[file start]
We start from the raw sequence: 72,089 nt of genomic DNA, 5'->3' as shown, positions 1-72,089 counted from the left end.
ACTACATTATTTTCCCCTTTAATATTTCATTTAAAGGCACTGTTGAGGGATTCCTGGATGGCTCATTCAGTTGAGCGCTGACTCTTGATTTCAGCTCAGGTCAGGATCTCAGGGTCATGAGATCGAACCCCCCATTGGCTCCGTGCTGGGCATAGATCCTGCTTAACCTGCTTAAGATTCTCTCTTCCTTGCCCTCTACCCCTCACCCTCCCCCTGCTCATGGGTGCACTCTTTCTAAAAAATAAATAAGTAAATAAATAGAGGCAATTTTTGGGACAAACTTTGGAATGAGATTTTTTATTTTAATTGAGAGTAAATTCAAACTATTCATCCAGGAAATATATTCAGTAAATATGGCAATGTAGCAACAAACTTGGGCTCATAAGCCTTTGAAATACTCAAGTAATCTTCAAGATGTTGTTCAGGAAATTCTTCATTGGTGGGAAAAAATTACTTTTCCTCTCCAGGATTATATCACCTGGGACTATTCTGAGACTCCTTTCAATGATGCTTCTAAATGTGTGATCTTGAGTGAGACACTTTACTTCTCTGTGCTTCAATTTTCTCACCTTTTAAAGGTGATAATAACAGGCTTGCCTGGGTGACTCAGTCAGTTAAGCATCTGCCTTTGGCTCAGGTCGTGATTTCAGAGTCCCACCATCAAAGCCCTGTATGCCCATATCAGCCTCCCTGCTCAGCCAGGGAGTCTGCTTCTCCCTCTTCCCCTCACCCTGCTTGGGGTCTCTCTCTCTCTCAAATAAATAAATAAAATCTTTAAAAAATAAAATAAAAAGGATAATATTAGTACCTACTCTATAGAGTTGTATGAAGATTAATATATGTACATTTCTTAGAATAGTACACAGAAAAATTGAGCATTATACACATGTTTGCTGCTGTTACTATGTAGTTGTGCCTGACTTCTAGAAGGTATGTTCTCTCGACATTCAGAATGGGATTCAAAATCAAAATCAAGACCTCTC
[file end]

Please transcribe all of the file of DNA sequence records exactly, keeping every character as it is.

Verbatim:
We start from the raw sequence: 72,089 nt of genomic DNA, 5'->3' as shown, positions 1-72,089 counted from the left end.
ACTACATTATTTTCCCCTTTAATATTTCATTTAAAGGCACTGTTGAGGGATTCCTGGATGGCTCATTCAGTTGAGCGCTGACTCTTGATTTCAGCTCAGGTCAGGATCTCAGGGTCATGAGATCGAACCCCCCATTGGCTCCGTGCTGGGCATAGATCCTGCTTAACCTGCTTAAGATTCTCTCTTCCTTGCCCTCTACCCCTCACCCTCCCCCTGCTCATGGGTGCACTCTTTCTAAAAAATAAATAAGTAAATAAATAGAGGCAATTTTTGGGACAAACTTTGGAATGAGATTTTTTATTTTAATTGAGAGTAAATTCAAACTATTCATCCAGGAAATATATTCAGTAAATATGGCAATGTAGCAACAAACTTGGGCTCATAAGCCTTTGAAATACTCAAGTAATCTTCAAGATGTTGTTCAGGAAATTCTTCATTGGTGGGAAAAAATTACTTTTCCTCTCCAGGATTATATCACCTGGGACTATTCTGAGACTCCTTTCAATGATGCTTCTAAATGTGTGATCTTGAGTGAGACACTTTACTTCTCTGTGCTTCAATTTTCTCACCTTTTAAAGGTGATAATAACAGGCTTGCCTGGGTGACTCAGTCAGTTAAGCATCTGCCTTTGGCTCAGGTCGTGATTTCAGAGTCCCACCATCAAAGCCCTGTATGCCCATATCAGCCTCCCTGCTCAGCCAGGGAGTCTGCTTCTCCCTCTTCCCCTCACCCTGCTTGGGGTCTCTCTCTCTCTCAAATAAATAAATAAAATCTTTAAAAAATAAAATAAAAAGGATAATATTAGTACCTACTCTATAGAGTTGTATGAAGATTAATATATGTACATTTCTTAGAATAGTACACAGAAAAATTGAGCATTATACACATGTTTGCTGCTGTTACTATGTAGTTGTGCCTGACTTCTAGAAGGTATGTTCTCTCGACATTCAGAATGGGATTCAAAATCAAAATCAAGACCTCTC